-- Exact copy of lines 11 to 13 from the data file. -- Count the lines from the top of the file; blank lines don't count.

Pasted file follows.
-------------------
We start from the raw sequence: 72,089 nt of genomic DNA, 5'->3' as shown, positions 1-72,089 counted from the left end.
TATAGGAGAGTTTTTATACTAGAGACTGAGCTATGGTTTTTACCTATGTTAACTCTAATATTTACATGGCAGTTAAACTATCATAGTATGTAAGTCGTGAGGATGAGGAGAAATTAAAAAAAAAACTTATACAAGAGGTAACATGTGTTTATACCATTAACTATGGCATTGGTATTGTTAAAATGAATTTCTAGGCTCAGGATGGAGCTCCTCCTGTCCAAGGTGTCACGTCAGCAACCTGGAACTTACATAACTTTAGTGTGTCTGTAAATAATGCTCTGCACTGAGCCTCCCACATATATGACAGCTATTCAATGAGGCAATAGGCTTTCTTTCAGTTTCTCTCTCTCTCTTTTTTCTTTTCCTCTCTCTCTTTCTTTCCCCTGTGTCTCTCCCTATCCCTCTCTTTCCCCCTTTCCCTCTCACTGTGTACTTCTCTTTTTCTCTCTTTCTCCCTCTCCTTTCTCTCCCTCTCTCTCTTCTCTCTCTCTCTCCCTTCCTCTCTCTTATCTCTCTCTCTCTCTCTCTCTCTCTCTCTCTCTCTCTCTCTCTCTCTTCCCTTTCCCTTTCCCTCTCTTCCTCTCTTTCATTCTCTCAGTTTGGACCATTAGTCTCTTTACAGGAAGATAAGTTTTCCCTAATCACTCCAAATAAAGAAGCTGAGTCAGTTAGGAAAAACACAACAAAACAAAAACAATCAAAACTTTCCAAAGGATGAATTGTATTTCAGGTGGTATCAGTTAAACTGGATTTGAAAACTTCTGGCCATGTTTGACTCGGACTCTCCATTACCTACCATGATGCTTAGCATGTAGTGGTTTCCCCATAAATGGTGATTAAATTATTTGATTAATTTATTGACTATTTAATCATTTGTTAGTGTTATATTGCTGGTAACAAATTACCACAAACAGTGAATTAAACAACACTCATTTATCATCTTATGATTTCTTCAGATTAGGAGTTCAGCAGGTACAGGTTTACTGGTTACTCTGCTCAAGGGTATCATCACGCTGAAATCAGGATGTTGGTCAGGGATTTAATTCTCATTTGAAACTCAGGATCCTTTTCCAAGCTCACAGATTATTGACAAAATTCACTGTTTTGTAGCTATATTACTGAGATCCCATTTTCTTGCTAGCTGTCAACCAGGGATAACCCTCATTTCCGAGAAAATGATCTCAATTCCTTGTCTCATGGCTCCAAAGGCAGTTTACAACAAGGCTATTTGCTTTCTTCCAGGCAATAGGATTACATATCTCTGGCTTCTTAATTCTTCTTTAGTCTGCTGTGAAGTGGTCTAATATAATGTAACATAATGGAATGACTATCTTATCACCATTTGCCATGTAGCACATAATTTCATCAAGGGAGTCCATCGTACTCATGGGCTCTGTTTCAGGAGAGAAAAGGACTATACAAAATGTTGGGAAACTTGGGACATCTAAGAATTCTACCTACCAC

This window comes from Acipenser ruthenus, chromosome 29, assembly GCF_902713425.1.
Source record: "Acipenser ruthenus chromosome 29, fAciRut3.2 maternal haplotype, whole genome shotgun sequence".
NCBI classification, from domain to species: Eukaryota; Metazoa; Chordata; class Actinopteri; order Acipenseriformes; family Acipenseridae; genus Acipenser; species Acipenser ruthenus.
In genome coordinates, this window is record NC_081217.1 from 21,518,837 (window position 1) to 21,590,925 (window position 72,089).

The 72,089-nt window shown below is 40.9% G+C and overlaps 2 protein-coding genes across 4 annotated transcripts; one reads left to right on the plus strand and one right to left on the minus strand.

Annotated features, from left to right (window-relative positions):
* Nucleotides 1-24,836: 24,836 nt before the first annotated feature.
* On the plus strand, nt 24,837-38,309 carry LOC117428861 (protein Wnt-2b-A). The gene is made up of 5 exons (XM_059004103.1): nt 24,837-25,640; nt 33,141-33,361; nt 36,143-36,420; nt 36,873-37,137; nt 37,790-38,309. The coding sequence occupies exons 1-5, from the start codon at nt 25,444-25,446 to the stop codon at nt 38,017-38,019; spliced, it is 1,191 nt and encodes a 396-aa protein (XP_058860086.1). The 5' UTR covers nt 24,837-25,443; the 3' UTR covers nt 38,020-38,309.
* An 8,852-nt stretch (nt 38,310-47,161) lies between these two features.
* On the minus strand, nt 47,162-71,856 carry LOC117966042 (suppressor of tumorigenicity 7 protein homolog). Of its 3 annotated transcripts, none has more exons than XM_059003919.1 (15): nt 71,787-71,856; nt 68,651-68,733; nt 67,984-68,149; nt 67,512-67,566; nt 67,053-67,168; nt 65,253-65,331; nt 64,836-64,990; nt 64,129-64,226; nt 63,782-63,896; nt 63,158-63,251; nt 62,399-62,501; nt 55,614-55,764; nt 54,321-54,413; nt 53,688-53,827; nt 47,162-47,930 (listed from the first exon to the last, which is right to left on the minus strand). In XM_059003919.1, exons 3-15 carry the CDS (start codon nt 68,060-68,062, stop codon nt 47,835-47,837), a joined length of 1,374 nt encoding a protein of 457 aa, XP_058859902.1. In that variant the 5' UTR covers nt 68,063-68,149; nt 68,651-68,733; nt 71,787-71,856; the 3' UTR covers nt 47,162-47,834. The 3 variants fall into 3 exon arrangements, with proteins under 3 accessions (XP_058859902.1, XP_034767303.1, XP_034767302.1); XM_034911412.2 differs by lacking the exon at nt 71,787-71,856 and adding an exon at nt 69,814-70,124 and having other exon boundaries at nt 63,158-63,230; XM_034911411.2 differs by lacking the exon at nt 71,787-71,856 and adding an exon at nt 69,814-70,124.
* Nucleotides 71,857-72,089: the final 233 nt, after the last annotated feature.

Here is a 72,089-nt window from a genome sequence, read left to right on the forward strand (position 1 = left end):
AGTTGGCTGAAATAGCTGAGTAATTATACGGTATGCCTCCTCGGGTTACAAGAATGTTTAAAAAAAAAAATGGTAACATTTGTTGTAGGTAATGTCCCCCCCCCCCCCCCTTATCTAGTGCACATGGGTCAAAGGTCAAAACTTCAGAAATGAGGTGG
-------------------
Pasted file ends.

* An 8,852-nt stretch (nt 38,310-47,161) lies between these two features.
* On the minus strand, nt 47,162-71,856 carry LOC117966042 (suppressor of tumorigenicity 7 protein homolog). Of its 3 annotated transcripts, none has more exons than XM_059003919.1 (15): nt 71,787-71,856; nt 68,651-68,733; nt 67,984-68,149; nt 67,512-67,566; nt 67,053-67,168; nt 65,253-65,331; nt 64,836-64,990; nt 64,129-64,226; nt 63,782-63,896; nt 63,158-63,251; nt 62,399-62,501; nt 55,614-55,764; nt 54,321-54,413; nt 53,688-53,827; nt 47,162-47,930 (listed from the first exon to the last, which is right to left on the minus strand). In XM_059003919.1, exons 3-15 carry the CDS (start codon nt 68,060-68,062, stop codon nt 47,835-47,837), a joined length of 1,374 nt encoding a protein of 457 aa, XP_058859902.1. In that variant the 5' UTR covers nt 68,063-68,149; nt 68,651-68,733; nt 71,787-71,856; the 3' UTR covers nt 47,162-47,834. The 3 variants fall into 3 exon arrangements, with proteins under 3 accessions (XP_058859902.1, XP_034767303.1, XP_034767302.1); XM_034911412.2 differs by lacking the exon at nt 71,787-71,856 and adding an exon at nt 69,814-70,124 and having other exon boundaries at nt 63,158-63,230; XM_034911411.2 differs by lacking the exon at nt 71,787-71,856 and adding an exon at nt 69,814-70,124.
* Nucleotides 71,857-72,089: the final 233 nt, after the last annotated feature.